The Conservative Party is led by Boris Johnson, who is also UK’s prime minister.
In the UK, the Leader of the Opposition doesn’t just have his MP allowance — he is also entitled to a salary. In 2013 to 2014, ex-Leader of the Opposition Ed Miliband was paid an extra £62,440 for his role.
Since 1937, the holder also receives a chauffeur-driven car for official business of equivalent cost and specification to the vehicles used by most cabinet ministers.
However, it is worthy to note that his shadow ministers are not paid a salary as that is only accorded to the Opposition Leader.
In Australia, the Leader of the Opposition is Anthony Albanese, who is the leader of the opposition Labour Party. He sits opposite Australia’s prime minister Scott Morrison, who is the leader of the governing Liberal Party, in the chambers.
As a senior Labour frontbencher, Albanese would have been earning about AU$259,000 a year. As Opposition Leader, he is expected to earn around AU$390,000 (S$380,210) since last year, including an extra AU$131,000.
The entitlements and privileges accorded to the Leaders of the Opposition in these countries differ, with some receiving high salaries almost amounting to the same level as a Cabinet minister, such as the Leader of the Opposition in the UK.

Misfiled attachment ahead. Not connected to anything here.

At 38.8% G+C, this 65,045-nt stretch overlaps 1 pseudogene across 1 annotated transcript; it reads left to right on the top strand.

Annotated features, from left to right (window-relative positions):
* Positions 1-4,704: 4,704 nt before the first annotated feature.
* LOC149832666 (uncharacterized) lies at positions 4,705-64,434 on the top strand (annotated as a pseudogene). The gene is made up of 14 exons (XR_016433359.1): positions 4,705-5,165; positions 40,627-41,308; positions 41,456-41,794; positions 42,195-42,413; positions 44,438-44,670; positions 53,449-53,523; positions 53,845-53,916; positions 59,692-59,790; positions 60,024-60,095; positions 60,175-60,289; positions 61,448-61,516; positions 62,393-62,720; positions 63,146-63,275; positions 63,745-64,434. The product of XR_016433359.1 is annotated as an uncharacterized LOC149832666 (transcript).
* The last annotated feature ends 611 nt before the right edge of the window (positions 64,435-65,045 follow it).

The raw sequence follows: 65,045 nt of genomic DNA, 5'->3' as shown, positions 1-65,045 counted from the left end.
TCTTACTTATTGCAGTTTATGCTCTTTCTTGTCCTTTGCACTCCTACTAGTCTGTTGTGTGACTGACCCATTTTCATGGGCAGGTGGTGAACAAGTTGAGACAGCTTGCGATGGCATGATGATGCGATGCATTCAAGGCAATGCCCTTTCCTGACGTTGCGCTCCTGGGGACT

If Singh were to be entitled to draw a salary of a Cabinet Minister, his salary may amount to S$55,000 a month, or S$660,000 a year.
Previous Opposition Leaders Were Never Officially Bestowed The Title
With all of this, it makes one wonder why former WP secretary-general Low Thia Khiang was essentially doing the same job without the official, elevated status.
Going back to history, the first inaugural Leader of the Opposition in Singapore is Lee Kuan Yew in the Legislative Assembly in 1955, when Singapore was still a Crown Colony of the British Empire.
The term “unofficial leader of the opposition” was then coined in 1992 for Chiam See Tong, who was then with the Singapore Democratic Party (SDP).
At the time, three out of four opposition members in the House were from the SDP. Leader of the House Wong Kan Seng therefore used the title to give Chiam “due courtesy and precedence among opposition MPs”.
Chiam was seated directly opposite the Prime Minister — a seat that Low later occupied, followed by Singh when he succeeded Low as party chief in April 2018.